Reiterdenkmal to move to Alte Feste courtyard

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The Reiterdenkmal statue is to be moved.

WINDHOEK – The Reiterdenkmal, the German colonial equestrian statue opposite the Bank of Namibia, will be moved to the back of the Alte Feste Museum courtyard, as it does not symbolise national reconciliation where it currently stands, said the Minister of Youth, National Service, Sport and Culture, Jerry Ekandjo.

“You might feel closer to the statue but you do not know the history behind the statue. We live in two different worlds. The past of this country was really bad. There were good things like education and the Christianity brought here by the missionaries, but there were bad things as well,” said Ekandjo who was the guest speaker at the annual general meeting of the Namibian-German Foundation at the Goethe Centre last Friday.

 

Ekandjo said the statue faced Berlin at its original placing where it was initially mounted and still faces Berlin at its current location. “The people that erected it in front of the Alte Feste must have used a compass to set it up facing Berlin. This time [when relocated] it will not face Berlin. It will face up,” he said. The statue was originally placed between the Christus Kirche and the Alte Feste but was moved in 2009 a further 50 metres towards the end part of the Alte Feste, to make way for extensions to the National Museum.

 

Referring to examples of change in any country, the minister said because of the political system in Germany, things have changed in that country as well. “If they [Germany] can change there, why can’t we change here,” he said, adding that for the sake of national reconciliation cabinet has approved the removal of the statue and it will be replaced by a genocide statue showing the breaking of chains.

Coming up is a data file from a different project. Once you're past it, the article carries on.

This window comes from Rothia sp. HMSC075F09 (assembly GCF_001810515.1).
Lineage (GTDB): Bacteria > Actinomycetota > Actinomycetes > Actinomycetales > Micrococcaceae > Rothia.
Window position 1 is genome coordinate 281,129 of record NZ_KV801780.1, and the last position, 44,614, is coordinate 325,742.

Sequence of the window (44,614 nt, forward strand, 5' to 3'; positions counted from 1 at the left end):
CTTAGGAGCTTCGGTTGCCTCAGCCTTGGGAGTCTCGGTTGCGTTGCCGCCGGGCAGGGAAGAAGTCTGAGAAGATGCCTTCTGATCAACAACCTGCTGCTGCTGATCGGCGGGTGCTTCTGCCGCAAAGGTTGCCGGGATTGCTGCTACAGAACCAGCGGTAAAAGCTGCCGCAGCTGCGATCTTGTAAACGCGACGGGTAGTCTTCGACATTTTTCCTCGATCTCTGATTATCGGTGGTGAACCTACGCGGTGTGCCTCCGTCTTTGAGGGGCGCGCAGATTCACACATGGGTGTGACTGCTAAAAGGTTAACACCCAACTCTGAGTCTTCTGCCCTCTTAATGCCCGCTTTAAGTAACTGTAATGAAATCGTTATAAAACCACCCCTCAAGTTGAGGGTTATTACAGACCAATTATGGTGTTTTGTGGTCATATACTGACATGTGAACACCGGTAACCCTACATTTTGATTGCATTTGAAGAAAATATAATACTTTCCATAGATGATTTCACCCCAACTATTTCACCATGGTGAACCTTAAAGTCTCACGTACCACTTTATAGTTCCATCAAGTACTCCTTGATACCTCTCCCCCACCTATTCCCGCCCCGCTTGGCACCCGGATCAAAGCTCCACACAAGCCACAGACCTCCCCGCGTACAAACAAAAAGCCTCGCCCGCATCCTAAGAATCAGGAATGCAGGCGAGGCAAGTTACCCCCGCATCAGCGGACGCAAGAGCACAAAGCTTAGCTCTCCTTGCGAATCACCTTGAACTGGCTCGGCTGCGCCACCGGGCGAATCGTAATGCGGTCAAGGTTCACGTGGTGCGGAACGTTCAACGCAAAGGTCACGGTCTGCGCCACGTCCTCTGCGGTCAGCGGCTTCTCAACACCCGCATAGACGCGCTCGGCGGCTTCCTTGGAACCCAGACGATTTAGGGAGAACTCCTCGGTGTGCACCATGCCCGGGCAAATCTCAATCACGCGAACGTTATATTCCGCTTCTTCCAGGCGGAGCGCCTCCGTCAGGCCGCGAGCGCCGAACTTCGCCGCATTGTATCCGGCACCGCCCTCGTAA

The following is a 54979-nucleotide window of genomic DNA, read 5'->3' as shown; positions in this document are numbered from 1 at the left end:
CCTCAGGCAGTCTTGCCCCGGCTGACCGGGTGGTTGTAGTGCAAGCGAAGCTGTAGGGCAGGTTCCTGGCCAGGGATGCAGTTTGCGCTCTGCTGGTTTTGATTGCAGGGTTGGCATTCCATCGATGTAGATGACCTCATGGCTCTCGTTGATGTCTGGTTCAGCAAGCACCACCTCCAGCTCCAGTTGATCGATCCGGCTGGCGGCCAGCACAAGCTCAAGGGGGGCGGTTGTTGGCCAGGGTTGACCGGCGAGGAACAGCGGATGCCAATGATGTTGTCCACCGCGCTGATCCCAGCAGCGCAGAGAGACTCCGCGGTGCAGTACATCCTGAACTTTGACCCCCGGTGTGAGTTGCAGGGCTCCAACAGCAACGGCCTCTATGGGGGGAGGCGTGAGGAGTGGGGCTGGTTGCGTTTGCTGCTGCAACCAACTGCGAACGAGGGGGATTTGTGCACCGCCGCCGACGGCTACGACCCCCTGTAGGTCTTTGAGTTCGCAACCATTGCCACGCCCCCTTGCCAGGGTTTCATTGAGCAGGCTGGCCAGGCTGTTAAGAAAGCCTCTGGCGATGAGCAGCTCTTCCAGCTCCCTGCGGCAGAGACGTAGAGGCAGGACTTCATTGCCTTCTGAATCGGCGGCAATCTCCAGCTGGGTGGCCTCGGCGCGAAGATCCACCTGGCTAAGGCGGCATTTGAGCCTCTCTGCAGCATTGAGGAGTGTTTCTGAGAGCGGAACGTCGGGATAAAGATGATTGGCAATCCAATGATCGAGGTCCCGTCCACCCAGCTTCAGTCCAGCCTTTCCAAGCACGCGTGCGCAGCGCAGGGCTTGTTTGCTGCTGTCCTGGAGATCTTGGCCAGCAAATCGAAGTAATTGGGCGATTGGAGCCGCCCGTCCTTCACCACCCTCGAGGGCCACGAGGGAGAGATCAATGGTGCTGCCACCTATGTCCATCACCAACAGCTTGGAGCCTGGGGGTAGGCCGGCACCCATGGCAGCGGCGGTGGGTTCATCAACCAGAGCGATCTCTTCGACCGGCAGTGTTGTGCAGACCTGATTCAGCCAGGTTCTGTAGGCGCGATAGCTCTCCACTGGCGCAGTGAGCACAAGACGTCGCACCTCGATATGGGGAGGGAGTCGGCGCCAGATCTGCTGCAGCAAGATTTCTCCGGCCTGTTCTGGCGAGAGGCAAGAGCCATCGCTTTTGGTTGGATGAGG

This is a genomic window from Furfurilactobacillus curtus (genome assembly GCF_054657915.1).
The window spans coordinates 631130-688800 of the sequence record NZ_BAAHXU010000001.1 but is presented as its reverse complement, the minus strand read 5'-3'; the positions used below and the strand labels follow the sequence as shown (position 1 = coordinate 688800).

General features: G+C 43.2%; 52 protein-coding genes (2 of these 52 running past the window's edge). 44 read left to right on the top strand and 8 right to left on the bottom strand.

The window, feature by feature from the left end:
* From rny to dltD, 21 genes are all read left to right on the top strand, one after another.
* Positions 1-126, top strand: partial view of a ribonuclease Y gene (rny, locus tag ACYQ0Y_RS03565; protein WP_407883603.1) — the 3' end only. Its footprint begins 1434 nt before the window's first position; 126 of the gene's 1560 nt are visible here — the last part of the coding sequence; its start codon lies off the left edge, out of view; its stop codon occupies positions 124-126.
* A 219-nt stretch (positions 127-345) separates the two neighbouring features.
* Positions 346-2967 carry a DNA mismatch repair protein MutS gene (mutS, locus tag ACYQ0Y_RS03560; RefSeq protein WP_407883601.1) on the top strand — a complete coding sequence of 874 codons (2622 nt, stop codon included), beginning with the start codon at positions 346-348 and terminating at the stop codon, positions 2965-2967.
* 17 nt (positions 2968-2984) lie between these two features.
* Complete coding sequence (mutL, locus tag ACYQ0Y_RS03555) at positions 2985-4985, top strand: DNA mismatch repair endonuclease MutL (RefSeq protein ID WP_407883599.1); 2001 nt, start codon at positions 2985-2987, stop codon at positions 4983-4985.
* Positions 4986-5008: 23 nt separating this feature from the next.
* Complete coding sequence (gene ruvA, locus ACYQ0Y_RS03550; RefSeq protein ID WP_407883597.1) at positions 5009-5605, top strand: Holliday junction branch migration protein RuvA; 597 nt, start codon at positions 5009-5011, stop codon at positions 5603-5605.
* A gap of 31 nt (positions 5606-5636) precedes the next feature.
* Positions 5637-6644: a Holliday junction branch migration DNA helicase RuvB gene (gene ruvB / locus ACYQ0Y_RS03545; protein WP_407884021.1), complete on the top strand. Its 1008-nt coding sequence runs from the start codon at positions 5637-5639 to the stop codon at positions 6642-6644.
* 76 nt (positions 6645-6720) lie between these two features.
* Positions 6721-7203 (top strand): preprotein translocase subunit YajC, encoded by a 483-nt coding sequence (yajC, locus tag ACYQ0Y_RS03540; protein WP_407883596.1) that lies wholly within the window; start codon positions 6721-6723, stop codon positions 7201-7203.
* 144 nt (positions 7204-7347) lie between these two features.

“I do not think the statue is of German culture. It was put there. Do we understand what was the purpose of the statue?” he asked the audience. He said on the day of its unveiling, on January 27, 1912, men and women dressed neatly with the new colonial elite proud of its achievements. Reading some scripts from papers he gathered from archives, Ekandjo said the principle behind the statue is to honour the dead and to encourage the living, to propagate and build up what was achieved in their hearts – that they fought selflessly for the love of the fatherland. “The venerated colonial soldier announced to the world that we [colonial Germany], are the masters of this place now and forever. The Germans were masters not only of South West Africa’s future, but of the past,” one of the scripts reads.

 

Ekandjo explained that during Namibia’s colonial occupation there were concentration camps in front of the Alte Feste Museum but when the camps were dismantled, the statue was put there to remind the people that colonial Germany was the master of Namibia.

 

Ekandjo asked the audience if they really understood the motive behind the erection of the statue saying if it was a church or a building to which people attached sympathy, one would have understood the uproar. “But this statue is not a good reminder and unfortunately it must go,” he said, adding that one can interpret the history to say that some sections of Namibians feel they are proud while other sections say the past reminds them that they have been defeated and that they are the masters of this country now. “So I do not think the statue is German culture,” he said.


By Fifi Rhodes

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